• In the Cuban League, Dihigo had a career pitching record of 107-56 while batting .298.
  • Aside from being a member of the National Baseball Hall of Fame, Dihigo is also a member of the Cuban and Mexican Baseball Halls of Fame, as well as the Hispanic Heritage Baseball Museum Hall of Fame. 
  • He is the only player to be inducted into the American, Cuban and Mexican Baseball Halls of Fame, and he is also a member of the Venezuela and Dominican Republic Halls of Fame. 
  • As a pitcher, he threw the first no-hitter in Mexican League history.
  • Combining his Dominican, American, Cuban and Mexican statistics, Dihigo accumulated a lifetime .302 batting average with 130 homers that are accounted for, as well as a 252-132 pitching record.
  • He was Cuba's Minister of Sport from 1959 until his death in 1971.
  • His nickname in his home country of Cuba was "The Immortal".

Thursday, September 6, 2012

HOF Sketch Card Project: Yogi Berra

Lawrence Peter "Yogi" Berra is one of the most revered people to ever be associated with Major League Baseball. Beginning as a star catcher who spent almost all of his 19-year career with the New York Yankees, Berra would go on to manage the Yankees and New York Mets at the conclusion of his playing career. He would also serve as a coach for the aforementioned clubs, as well as for the Houston Astros. Along with his baseball exploits - which also include 3 American League MVP awards, 18 All Star appearances and a staggering 13 World Series championships (10 as a player) - Berra is widely known for his sense of humor and clever quips, including his famous saying, "It ain't over 'til it's over".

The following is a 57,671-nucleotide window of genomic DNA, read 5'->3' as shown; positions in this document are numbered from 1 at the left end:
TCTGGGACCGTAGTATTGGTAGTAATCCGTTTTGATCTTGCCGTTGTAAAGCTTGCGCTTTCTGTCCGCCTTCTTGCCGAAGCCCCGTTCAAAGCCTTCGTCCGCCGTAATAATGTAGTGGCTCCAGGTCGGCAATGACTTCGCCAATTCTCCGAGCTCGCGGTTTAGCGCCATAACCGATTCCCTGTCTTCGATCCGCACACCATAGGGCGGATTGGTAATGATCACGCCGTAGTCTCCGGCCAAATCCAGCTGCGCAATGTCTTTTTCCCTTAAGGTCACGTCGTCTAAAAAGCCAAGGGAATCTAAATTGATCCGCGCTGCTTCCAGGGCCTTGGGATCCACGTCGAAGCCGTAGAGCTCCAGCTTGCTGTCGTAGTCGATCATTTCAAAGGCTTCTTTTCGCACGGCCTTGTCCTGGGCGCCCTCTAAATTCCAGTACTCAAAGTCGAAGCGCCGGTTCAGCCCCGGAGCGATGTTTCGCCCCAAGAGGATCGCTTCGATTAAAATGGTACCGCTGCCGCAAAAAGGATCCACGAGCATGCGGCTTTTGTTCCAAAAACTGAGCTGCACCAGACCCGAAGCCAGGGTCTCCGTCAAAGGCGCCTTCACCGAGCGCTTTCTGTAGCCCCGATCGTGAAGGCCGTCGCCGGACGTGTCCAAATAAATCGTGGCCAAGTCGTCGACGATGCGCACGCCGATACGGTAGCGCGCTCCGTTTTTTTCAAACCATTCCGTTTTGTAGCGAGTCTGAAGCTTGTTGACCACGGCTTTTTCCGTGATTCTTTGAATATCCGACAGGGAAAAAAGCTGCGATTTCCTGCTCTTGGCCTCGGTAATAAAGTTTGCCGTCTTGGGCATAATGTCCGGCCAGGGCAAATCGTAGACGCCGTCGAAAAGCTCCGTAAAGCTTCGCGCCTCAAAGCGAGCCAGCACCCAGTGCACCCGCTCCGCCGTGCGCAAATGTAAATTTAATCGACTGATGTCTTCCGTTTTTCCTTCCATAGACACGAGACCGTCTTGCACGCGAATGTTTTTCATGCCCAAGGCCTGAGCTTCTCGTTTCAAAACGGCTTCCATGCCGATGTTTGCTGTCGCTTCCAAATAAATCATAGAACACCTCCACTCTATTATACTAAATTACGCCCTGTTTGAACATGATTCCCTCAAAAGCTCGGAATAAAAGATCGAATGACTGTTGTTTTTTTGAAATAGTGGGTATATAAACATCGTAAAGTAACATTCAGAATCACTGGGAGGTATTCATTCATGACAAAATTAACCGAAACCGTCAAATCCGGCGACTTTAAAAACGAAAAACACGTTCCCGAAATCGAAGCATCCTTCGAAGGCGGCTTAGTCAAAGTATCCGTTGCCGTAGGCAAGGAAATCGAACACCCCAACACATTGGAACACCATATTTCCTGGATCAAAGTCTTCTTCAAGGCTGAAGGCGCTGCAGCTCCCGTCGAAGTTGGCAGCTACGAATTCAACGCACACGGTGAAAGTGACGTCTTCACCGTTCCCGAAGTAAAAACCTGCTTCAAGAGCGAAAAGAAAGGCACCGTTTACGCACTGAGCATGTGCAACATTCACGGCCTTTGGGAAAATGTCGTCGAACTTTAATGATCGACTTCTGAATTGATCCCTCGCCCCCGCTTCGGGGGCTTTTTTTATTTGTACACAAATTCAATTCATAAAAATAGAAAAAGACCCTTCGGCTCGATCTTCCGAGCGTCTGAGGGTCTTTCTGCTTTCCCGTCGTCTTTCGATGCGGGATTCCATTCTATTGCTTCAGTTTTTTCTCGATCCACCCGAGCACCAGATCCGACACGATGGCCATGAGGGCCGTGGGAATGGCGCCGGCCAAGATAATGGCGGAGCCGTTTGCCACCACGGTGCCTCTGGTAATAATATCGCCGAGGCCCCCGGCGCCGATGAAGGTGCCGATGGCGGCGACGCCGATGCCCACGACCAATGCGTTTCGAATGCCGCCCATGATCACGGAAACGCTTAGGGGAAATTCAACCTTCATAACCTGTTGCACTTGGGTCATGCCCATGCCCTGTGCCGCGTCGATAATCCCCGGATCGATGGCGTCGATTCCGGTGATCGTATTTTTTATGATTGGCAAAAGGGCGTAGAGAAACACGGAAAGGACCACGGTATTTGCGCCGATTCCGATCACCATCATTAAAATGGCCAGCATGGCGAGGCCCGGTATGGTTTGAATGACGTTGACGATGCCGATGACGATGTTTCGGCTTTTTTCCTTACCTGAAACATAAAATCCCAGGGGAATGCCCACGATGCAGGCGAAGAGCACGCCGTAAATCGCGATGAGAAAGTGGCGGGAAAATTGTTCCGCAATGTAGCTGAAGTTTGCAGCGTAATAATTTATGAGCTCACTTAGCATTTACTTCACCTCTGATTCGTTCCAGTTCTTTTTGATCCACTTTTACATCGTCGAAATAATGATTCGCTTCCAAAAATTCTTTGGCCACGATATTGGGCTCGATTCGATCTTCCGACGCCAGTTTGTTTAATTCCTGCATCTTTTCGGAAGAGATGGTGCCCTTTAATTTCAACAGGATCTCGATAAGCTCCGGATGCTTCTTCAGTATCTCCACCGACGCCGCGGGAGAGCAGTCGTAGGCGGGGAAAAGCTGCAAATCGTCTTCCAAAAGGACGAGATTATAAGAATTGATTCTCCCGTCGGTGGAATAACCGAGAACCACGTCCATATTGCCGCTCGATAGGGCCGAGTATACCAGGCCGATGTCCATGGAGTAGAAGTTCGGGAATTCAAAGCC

Berra was induced into the Baseball Hall of Fame in 1972. Amazingly, despite being considered the greatest catcher in MLB history by many, Berra was not a first-ballot inductee, having gathered only 67% of the vote in his first year of eligibility in 1971.

I completed this sketch card in September 2012.

10 random facts about Yogi Berra:
  • Berra served in the U.S. Navy during World War II, where he was a gunner's mate in the D-Day invasion.
  • In Game 3 of the 1947 World Series, he hit the first pinch-hit homer in World Series history, connecting off Brooklyn Dodgers pitcher Ralph Branca.
  • He is one of only 4 players in AL history to be named MVP 3 times.
  • As a player, coach or manager, Berra appeared in 21 World Series.
  • His 10 World Series championships as a player is a record that still stands.
  • Although known for his clever and sometimes thought-provoking quips, he quit school after the eighth grade.
  • He received MVP votes in 15 consecutive seasons, tied with Barry Bonds and second to Hank Aaron's 19 straight seasons. 
  • The number 8 was retired in 1972 by the Yankees, jointly honoring Berra and Bill Dickey, his predecessor as the Yankees' star catcher.
  • He was given the nickname "Yogi" from a friend who remarked that he resembled a Hindu yogi whenever he sat around with his arms and legs crossed while waiting to bat.
  • On July 18, 1999, Berra was honored with "Yogi Berra Day" at Yankee Stadium, with Don Larsen throwing the first pitch to Berra, in honor of Larsen's perfect game from the 1956 World Series. During that day's game, Yankees pitcher David Cone would go on to throw a perfect game against the Montreal Expos.

Ty Cobb Sketch Card- Dark Tone

As with my Mickey Mantle piece, I gave this Ty Cobb sketch the 'dark' treatment by going heavy on the ink.

Mickey Mantle Sketch Card- Dark Tone

Decided to try something a little different and focus on the 'darker' aspects of my source picture when creating this stipple piece. I used a thicker Micron pen to produce this drawing of Mickey Mantle, which ended up giving it a 'negative' type of effect.